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Monday, January 16, 2006

Facts about Trees II

Bristlecone Pines grow at high elevations on soils developed from carbonate rocks. The trees can survive for more than 4,000 years in these difficult conditions, where almost nothing else can grow. This tree is in the White Mountains in California's Basin and Range Province.

Tree Biology

  • Trees are the longest living organisms on earth.
  • Trees and other plants make their food through a process called photosynthesis.
  • The inside of a tree is made of cork, phloem, cambium, and xylem.
  • The xylem of a tree carries water from the roots to the leaves.

Trees and the Environment

  • Trees renew our air supply by absorbing carbon dioxide and producing oxygen.
  • Two mature trees can provide enough oxygen for a family of four. One tree produces nearly 260 pounds of oxygen each year.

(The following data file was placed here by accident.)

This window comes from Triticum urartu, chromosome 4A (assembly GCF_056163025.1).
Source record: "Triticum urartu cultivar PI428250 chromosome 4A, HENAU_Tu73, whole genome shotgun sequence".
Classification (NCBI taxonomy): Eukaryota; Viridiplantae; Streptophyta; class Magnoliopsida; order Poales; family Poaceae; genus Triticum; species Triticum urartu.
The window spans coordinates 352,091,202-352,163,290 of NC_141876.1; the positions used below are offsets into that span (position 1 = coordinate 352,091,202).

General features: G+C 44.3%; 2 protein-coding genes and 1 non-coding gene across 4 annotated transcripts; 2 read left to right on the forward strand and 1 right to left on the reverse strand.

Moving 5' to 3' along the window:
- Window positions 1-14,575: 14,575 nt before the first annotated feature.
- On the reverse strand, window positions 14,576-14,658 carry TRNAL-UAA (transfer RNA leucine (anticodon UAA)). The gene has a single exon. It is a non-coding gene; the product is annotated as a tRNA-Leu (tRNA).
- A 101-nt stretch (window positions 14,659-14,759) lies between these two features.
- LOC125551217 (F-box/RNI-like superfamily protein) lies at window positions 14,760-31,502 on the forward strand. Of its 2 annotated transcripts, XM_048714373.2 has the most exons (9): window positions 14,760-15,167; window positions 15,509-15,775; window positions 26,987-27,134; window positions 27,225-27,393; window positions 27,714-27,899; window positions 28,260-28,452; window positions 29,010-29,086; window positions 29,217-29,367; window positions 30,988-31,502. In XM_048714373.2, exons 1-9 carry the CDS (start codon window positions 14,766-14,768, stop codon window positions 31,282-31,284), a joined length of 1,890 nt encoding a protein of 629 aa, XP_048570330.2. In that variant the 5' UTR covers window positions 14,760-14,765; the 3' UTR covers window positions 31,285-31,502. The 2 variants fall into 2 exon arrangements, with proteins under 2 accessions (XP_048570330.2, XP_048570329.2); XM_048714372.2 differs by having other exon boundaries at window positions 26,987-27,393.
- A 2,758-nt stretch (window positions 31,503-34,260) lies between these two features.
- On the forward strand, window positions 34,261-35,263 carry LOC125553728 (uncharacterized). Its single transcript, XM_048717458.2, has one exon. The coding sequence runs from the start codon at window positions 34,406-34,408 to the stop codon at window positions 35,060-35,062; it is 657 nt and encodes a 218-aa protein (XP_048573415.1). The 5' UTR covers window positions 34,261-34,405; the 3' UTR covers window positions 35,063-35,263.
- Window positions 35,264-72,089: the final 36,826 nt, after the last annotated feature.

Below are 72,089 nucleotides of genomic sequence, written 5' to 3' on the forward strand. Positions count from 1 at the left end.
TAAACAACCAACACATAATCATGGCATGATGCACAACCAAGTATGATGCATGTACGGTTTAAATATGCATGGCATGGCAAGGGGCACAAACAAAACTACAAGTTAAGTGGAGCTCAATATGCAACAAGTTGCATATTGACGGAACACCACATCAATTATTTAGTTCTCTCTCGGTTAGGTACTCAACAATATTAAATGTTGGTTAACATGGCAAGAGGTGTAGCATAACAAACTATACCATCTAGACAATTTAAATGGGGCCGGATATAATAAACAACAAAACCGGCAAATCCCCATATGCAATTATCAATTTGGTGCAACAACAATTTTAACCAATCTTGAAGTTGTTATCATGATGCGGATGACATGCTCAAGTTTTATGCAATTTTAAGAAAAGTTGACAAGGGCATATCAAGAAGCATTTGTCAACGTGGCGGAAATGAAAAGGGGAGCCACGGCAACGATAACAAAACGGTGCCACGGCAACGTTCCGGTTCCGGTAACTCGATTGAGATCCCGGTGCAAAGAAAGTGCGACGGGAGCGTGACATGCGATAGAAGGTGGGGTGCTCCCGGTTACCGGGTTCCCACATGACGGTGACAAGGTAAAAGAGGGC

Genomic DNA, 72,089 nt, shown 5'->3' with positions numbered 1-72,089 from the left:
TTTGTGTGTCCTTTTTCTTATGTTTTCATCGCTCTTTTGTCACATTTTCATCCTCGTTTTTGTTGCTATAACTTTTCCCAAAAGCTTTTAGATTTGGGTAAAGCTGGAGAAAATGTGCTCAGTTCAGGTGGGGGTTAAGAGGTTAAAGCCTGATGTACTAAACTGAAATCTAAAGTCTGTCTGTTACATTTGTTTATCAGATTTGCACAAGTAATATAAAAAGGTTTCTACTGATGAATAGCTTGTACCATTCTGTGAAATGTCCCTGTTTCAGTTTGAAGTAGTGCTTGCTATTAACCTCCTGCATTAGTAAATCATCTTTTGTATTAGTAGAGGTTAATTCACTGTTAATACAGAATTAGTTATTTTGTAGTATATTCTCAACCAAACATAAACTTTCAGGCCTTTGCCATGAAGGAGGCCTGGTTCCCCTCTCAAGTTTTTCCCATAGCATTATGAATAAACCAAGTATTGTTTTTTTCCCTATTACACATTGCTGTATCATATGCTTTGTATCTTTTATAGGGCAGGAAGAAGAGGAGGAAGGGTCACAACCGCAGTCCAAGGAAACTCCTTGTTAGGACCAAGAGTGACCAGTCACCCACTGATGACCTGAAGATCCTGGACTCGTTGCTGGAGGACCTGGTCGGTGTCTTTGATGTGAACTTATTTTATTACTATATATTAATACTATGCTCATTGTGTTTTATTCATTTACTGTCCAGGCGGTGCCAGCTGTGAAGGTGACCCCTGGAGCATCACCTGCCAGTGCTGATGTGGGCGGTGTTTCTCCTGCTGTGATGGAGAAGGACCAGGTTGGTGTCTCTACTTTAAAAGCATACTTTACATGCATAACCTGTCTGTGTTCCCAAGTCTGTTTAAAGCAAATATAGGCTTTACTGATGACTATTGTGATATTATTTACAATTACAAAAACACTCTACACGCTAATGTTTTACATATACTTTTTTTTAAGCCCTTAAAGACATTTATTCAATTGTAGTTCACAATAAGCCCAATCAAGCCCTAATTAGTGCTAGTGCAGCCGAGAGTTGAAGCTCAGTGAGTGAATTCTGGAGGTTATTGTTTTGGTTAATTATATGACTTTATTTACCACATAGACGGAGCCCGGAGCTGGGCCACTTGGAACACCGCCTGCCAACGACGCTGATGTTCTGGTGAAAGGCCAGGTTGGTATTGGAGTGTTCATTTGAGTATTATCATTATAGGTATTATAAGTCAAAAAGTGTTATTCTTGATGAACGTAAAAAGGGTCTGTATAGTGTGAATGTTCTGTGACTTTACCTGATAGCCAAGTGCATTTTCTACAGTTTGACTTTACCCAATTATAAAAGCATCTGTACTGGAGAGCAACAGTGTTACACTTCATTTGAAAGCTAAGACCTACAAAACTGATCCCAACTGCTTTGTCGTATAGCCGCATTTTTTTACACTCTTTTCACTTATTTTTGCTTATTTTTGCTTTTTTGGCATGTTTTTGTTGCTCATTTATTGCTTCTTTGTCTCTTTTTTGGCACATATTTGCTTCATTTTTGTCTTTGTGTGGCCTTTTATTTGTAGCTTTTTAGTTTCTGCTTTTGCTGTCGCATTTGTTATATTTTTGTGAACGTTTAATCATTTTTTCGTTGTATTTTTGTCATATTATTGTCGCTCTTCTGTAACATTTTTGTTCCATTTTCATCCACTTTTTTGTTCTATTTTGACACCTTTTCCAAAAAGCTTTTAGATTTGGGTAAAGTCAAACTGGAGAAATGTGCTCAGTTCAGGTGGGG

• One acre of trees removes up to 2.6 tons of carbon dioxide each year.
  • Shade trees can make buildings up to 20 degrees cooler in the summer.
  • Trees lower air temperature by evaporating water in their leaves.
  • Tree roots stabilize soil and prevent erosion.
  • Trees improve water quality by slowing and filtering rain water, as well as protecting aquifers and watersheds.
  • The cottonwood tree seed is the seed that stays in flight the longest. The tiny seed is surrounded by ultra-light, white fluff hairs that can carry it on the air for several days.

Record-Setting Trees

  • One of the tallest soft wood trees is the General Sherman, a giant redwood sequoia of California. General Sherman is about 275 ft or 84 m high with a girth of 25 ft or 8 m.
  • The 236 ft or 72 m high Ada Tree of Australia has a 50 ft or 15.4 m girth and a root system that takes up more than an acre.
  • The world's tallest tree is a coast redwood in California, measuring more than 360 ft or 110 m.
  • The world's oldest trees are 4,600 year old Bristlecone pines in the USA.

Picture: The General Sherman tree (
Sequoiadendron giganteum) in Sequoia National Park
is the largest living thing on earth. This tree measures 31 m (101.5 feet) in circumference at its base, and is 83 m (272.4 feet) tall, and has a total estimated weight of 6,167 tons.


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